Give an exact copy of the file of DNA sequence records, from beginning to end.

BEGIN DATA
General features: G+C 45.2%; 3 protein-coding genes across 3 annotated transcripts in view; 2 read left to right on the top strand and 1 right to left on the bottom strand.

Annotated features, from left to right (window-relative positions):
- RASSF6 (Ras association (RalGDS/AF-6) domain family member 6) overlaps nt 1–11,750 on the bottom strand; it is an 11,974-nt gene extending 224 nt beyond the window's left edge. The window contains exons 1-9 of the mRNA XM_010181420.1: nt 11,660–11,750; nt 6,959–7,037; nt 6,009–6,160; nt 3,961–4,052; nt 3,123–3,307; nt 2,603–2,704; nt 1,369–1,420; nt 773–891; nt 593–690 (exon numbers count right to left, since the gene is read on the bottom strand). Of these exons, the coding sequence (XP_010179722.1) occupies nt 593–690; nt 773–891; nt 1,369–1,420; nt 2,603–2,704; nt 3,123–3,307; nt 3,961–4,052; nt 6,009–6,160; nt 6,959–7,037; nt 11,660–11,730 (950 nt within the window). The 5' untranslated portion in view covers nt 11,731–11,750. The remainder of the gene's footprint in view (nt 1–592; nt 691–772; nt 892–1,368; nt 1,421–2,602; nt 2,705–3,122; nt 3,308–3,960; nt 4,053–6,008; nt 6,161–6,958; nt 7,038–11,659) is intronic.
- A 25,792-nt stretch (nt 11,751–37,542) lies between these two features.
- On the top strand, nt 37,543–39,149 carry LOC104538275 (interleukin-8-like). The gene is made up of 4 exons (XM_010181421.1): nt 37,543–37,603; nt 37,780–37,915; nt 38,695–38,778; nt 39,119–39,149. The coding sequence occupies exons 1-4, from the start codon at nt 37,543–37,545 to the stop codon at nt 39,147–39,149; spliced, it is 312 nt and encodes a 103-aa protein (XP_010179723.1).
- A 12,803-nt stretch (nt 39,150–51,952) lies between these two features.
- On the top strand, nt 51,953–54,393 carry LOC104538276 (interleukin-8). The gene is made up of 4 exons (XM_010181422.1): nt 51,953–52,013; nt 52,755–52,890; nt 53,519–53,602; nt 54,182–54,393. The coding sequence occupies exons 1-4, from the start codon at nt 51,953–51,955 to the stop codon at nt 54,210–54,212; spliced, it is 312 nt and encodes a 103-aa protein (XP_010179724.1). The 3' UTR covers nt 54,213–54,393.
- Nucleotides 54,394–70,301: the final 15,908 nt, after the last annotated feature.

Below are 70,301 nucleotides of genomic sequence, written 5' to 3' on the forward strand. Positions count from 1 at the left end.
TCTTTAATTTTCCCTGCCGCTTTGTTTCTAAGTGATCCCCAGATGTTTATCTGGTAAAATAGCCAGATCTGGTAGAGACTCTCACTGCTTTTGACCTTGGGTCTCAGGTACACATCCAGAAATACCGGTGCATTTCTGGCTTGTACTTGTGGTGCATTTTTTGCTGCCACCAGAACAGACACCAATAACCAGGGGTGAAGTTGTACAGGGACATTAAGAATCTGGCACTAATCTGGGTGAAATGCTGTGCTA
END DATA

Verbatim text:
General features: G+C 45.2%; 3 protein-coding genes across 3 annotated transcripts in view; 2 read left to right on the top strand and 1 right to left on the bottom strand.

Annotated features, from left to right (window-relative positions):
- RASSF6 (Ras association (RalGDS/AF-6) domain family member 6) overlaps nt 1–11,750 on the bottom strand; it is an 11,974-nt gene extending 224 nt beyond the window's left edge. The window contains exons 1-9 of the mRNA XM_010181420.1: nt 11,660–11,750; nt 6,959–7,037; nt 6,009–6,160; nt 3,961–4,052; nt 3,123–3,307; nt 2,603–2,704; nt 1,369–1,420; nt 773–891; nt 593–690 (exon numbers count right to left, since the gene is read on the bottom strand). Of these exons, the coding sequence (XP_010179722.1) occupies nt 593–690; nt 773–891; nt 1,369–1,420; nt 2,603–2,704; nt 3,123–3,307; nt 3,961–4,052; nt 6,009–6,160; nt 6,959–7,037; nt 11,660–11,730 (950 nt within the window). The 5' untranslated portion in view covers nt 11,731–11,750. The remainder of the gene's footprint in view (nt 1–592; nt 691–772; nt 892–1,368; nt 1,421–2,602; nt 2,705–3,122; nt 3,308–3,960; nt 4,053–6,008; nt 6,161–6,958; nt 7,038–11,659) is intronic.
- A 25,792-nt stretch (nt 11,751–37,542) lies between these two features.
- On the top strand, nt 37,543–39,149 carry LOC104538275 (interleukin-8-like). The gene is made up of 4 exons (XM_010181421.1): nt 37,543–37,603; nt 37,780–37,915; nt 38,695–38,778; nt 39,119–39,149. The coding sequence occupies exons 1-4, from the start codon at nt 37,543–37,545 to the stop codon at nt 39,147–39,149; spliced, it is 312 nt and encodes a 103-aa protein (XP_010179723.1).
- A 12,803-nt stretch (nt 39,150–51,952) lies between these two features.
- On the top strand, nt 51,953–54,393 carry LOC104538276 (interleukin-8). The gene is made up of 4 exons (XM_010181422.1): nt 51,953–52,013; nt 52,755–52,890; nt 53,519–53,602; nt 54,182–54,393. The coding sequence occupies exons 1-4, from the start codon at nt 51,953–51,955 to the stop codon at nt 54,210–54,212; spliced, it is 312 nt and encodes a 103-aa protein (XP_010179724.1). The 3' UTR covers nt 54,213–54,393.
- Nucleotides 54,394–70,301: the final 15,908 nt, after the last annotated feature.

Below are 70,301 nucleotides of genomic sequence, written 5' to 3' on the forward strand. Positions count from 1 at the left end.
TCTTTAATTTTCCCTGCCGCTTTGTTTCTAAGTGATCCCCAGATGTTTATCTGGTAAAATAGCCAGATCTGGTAGAGACTCTCACTGCTTTTGACCTTGGGTCTCAGGTACACATCCAGAAATACCGGTGCATTTCTGGCTTGTACTTGTGGTGCATTTTTTGCTGCCACCAGAACAGACACCAATAACCAGGGGTGAAGTTGTACAGGGACATTAAGAATCTGGCACTAATCTGGGTGAAATGCTGTGCTA